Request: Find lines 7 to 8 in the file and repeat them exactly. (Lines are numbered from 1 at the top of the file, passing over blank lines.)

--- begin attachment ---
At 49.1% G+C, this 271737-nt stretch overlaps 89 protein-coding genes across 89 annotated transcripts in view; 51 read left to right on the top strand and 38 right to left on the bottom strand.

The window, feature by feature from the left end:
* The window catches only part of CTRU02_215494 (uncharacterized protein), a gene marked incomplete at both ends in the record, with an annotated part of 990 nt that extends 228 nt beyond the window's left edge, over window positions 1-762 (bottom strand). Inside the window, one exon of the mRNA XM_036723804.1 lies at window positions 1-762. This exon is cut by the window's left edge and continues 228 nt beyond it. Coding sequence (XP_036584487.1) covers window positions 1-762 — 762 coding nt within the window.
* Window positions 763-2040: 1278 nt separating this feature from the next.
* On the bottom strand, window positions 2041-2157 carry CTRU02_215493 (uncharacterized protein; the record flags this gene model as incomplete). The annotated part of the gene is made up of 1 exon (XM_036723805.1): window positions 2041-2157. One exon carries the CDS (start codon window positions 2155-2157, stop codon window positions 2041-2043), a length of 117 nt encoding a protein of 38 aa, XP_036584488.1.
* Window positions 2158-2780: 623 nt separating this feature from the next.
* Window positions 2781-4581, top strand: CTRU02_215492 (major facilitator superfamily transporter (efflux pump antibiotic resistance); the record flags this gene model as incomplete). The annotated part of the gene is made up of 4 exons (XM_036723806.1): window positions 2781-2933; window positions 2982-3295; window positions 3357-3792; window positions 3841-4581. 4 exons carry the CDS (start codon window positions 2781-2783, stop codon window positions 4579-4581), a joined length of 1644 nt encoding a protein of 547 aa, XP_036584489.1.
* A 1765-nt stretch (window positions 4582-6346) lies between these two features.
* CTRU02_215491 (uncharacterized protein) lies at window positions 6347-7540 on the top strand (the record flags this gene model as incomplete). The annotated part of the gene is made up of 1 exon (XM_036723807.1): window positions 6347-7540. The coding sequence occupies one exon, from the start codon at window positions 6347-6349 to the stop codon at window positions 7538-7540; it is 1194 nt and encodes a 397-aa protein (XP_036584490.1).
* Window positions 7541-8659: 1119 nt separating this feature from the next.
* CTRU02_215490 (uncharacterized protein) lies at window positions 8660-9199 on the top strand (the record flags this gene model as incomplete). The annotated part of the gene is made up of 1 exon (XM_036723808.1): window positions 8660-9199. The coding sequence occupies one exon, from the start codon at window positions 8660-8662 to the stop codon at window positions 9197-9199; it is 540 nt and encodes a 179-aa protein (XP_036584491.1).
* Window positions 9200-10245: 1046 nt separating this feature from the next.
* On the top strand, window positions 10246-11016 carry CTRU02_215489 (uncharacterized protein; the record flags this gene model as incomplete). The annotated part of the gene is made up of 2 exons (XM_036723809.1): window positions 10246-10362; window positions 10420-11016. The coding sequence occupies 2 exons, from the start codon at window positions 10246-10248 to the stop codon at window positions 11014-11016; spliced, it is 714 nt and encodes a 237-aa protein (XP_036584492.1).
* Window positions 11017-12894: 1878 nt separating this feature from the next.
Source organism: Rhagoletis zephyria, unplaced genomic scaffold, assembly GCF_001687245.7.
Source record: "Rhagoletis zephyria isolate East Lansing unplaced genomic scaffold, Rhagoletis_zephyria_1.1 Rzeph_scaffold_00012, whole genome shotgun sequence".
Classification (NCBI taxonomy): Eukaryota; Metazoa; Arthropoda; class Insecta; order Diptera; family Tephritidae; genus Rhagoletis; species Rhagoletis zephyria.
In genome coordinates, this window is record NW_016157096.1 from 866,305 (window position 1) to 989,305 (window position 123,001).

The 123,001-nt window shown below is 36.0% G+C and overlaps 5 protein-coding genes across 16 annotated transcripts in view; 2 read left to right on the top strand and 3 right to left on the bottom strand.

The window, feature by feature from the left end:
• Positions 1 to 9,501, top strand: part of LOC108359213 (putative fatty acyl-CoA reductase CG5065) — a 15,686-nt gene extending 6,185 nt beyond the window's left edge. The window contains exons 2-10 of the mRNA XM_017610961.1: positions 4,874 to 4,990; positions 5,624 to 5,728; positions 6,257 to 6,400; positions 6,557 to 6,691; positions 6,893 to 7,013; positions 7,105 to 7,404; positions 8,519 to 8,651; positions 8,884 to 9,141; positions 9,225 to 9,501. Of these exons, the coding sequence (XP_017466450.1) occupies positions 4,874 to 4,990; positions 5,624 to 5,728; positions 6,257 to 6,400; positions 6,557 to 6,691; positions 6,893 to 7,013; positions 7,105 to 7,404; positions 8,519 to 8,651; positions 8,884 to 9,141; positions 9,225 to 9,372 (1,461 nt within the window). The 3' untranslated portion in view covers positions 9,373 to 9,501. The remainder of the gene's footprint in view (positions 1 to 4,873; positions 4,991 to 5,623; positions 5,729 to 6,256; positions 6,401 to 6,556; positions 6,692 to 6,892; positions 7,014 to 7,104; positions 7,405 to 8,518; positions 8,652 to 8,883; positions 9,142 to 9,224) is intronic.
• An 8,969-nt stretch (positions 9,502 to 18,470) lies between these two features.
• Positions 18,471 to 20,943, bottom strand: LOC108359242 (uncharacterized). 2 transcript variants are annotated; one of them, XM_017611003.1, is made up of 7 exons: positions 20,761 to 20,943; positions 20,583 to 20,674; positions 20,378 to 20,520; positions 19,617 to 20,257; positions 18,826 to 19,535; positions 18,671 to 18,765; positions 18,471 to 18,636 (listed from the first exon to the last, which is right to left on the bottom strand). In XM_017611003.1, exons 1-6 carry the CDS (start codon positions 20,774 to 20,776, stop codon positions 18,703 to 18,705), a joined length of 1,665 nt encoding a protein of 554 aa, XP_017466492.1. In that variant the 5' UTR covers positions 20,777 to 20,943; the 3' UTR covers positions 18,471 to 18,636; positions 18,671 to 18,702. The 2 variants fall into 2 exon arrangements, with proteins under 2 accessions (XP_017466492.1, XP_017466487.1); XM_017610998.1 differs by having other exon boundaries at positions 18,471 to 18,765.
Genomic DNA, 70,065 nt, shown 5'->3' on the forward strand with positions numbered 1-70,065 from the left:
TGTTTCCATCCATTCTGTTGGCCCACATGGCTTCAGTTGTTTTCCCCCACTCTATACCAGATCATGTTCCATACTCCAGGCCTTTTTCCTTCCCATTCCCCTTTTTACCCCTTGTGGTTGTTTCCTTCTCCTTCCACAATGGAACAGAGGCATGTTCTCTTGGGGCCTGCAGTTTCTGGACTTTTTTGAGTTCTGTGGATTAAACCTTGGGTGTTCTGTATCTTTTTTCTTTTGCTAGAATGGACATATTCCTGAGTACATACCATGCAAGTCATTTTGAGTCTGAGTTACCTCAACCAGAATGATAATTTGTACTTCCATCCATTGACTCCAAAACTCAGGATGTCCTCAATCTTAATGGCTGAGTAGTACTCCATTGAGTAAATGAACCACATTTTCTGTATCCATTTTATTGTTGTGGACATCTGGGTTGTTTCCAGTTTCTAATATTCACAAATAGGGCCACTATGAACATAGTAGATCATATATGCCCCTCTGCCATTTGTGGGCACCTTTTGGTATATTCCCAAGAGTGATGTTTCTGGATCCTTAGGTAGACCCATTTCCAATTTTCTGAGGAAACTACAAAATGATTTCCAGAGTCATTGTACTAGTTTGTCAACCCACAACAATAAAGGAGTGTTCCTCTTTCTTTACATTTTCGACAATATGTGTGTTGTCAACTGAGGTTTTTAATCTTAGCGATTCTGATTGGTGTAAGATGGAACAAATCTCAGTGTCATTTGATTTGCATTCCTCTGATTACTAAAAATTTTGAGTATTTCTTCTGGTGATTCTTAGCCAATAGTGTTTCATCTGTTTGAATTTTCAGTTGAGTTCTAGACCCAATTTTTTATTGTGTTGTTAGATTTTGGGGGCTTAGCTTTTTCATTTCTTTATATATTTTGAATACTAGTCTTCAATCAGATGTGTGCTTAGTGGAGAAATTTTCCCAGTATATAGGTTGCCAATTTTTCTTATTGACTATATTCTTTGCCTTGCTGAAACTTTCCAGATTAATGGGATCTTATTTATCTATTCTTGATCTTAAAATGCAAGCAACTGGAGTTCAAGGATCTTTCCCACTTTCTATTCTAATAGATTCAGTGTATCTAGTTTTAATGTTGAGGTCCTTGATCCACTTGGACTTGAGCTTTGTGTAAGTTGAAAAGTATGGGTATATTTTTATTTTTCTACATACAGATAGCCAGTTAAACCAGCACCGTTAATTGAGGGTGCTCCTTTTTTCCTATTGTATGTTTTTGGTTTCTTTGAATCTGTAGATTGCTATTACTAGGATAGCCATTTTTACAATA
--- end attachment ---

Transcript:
* Window positions 2781-4581, top strand: CTRU02_215492 (major facilitator superfamily transporter (efflux pump antibiotic resistance); the record flags this gene model as incomplete). The annotated part of the gene is made up of 4 exons (XM_036723806.1): window positions 2781-2933; window positions 2982-3295; window positions 3357-3792; window positions 3841-4581. 4 exons carry the CDS (start codon window positions 2781-2783, stop codon window positions 4579-4581), a joined length of 1644 nt encoding a protein of 547 aa, XP_036584489.1.
* A 1765-nt stretch (window positions 4582-6346) lies between these two features.